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The Single of the Decade: Seven Nation Army

January 7, 2010

I’ve been trying to write this for more than a week. I wanted to pick one song, one radio single, that epitomized the aughts or the naughts or whatever the last decade was called. It was tougher than I thought.

I have chosen Seven Nation Army, by the White Stripes.

There are many songs I liked more than this one. There are songs you liked more, too. Your favourite single of the last decade might be something from Outkast, or Beyonce, or Nickelback, or Lil’ Wayne. My favourite radio-played song of that decade is Rise, by The Cult, but you know me — I like big bad hair.

What I was after here is a song — a single released for radio — that sums up that 10-year span the way Smells Like Teen Spirit nailed the 90s. So I prowled iTunes and listened and thought and finally picked Seven Nation Army.

Perhaps this is because I first heard it on the radio in the summer of 2003, while driving with my family into an isolated hamlet called Willisville, near Manitoulin Island. We wanted to climb the white LaCloche mountains, and as we pulled our minivan into a spot, this song came on the radio. No announcement, no preamble, just this strange, freaky tune, the likes of which was rarely played on Northern Ontario radio. It was the right song for a magical moment in a mystical place.

The next day, I learned it was the White Stripes; I had two of their previous albums, so when Elephant came out I grabbed it right away.

Seven Nation Army is a strange, strange song, and it had no business on Canadian radio in 2003. Guitar, drums, vocals, with a classic Jack White vocal performance, a weird cadence, a rhythm from the bottom of a Louisiana steamer trunk and a twist of pain, this is exactly where music was that year, and exactly where it wasn’t. It’s like the Whites took all the parts nobody liked from modern music, put them together, and made them work, while wearing matching outfits. On paper, it’s a terrible idea. On the air, it was brilliant.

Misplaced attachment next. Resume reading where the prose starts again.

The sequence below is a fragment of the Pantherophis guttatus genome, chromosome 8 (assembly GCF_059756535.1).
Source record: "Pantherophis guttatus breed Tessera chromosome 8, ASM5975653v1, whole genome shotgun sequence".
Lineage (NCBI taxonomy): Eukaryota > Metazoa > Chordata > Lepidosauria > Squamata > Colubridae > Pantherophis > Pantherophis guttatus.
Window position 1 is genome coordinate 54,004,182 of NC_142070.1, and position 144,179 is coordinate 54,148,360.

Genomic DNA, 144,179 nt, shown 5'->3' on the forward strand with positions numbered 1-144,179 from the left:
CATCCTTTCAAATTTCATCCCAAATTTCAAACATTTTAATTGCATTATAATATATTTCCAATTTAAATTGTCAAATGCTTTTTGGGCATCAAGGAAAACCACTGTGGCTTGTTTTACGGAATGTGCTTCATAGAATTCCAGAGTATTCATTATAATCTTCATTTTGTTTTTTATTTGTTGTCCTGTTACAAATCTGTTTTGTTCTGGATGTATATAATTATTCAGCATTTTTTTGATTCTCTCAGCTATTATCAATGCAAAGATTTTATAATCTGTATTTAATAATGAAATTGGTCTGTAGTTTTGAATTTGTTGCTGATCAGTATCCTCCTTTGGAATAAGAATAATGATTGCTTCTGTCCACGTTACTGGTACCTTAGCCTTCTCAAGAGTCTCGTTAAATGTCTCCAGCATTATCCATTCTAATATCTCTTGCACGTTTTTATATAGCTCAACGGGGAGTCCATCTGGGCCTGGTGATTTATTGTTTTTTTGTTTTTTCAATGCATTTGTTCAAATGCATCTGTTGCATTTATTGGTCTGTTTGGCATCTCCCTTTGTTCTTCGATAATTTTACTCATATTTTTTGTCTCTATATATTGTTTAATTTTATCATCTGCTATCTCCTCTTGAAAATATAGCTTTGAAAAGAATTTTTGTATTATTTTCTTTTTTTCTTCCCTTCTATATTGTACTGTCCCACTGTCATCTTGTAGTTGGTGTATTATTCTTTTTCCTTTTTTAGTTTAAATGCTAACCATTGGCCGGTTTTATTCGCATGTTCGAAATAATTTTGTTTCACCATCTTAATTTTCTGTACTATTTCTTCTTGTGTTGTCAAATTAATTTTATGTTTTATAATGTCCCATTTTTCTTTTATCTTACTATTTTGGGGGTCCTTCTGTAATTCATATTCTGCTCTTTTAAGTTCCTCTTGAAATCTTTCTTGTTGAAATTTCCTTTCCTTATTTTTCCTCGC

• Odd coincidences: Seven Nation Army was named for singer/guitarist Jack White’s mis-hearing of “Salvation Army” as a child. When I was a kid, I mis-heard Manitoulin Island as “Man Go To An Island.” Also, the supposed bassline of the single is actually a distorted acoustic guitar; this is how we did bass in our blues-rap band in the 1980s. I plan to talk to Jack about this when we get together for coffee.

When I stumbled upon Seven Nation Army last night on my iTunes, I realized I hadn’t heard it in a couple of years. I don’t listen to it anymore. But when I did, I loved it … for a while. Twenty years from now, when I hear it played on an oldies station, I will remember that summer, and I’ll smile.

That’s the nature of a good single.

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3 comments

  1. I can see what you are keyed into there. My personal pick would have been Mr. Brightside by The Killers (again, not the best of the decade, just representational of it). Also, “the naughts” or “the naughties” were bad enough — what are we going to call the next decade? “The teens” won’t work, unless we change our nomenclature to “eleventeen” and “twelveteen.” This is a crisis. Maybe George W. “Strategery” Bush can step in and lend a hand.


  2. It was also picked up at the team anthem for an Italian football club. Works well with thousands of people stomping their feet and singing the guitar riff.

    I have to agree with AtariHawk though, I think the 00s were more defined by 80s tinged acts whether it was Rhianna or The Rapture or Madonna or Black Kids.


  3. The Killers were the runner-up, but for Somebody Told Me, not Mr. Brightside. Other possibles include Franz Ferdinand’s Take Me Out, HIM’s Wicked Game and OutKast’s Hey Yeah. What does that tell ya?



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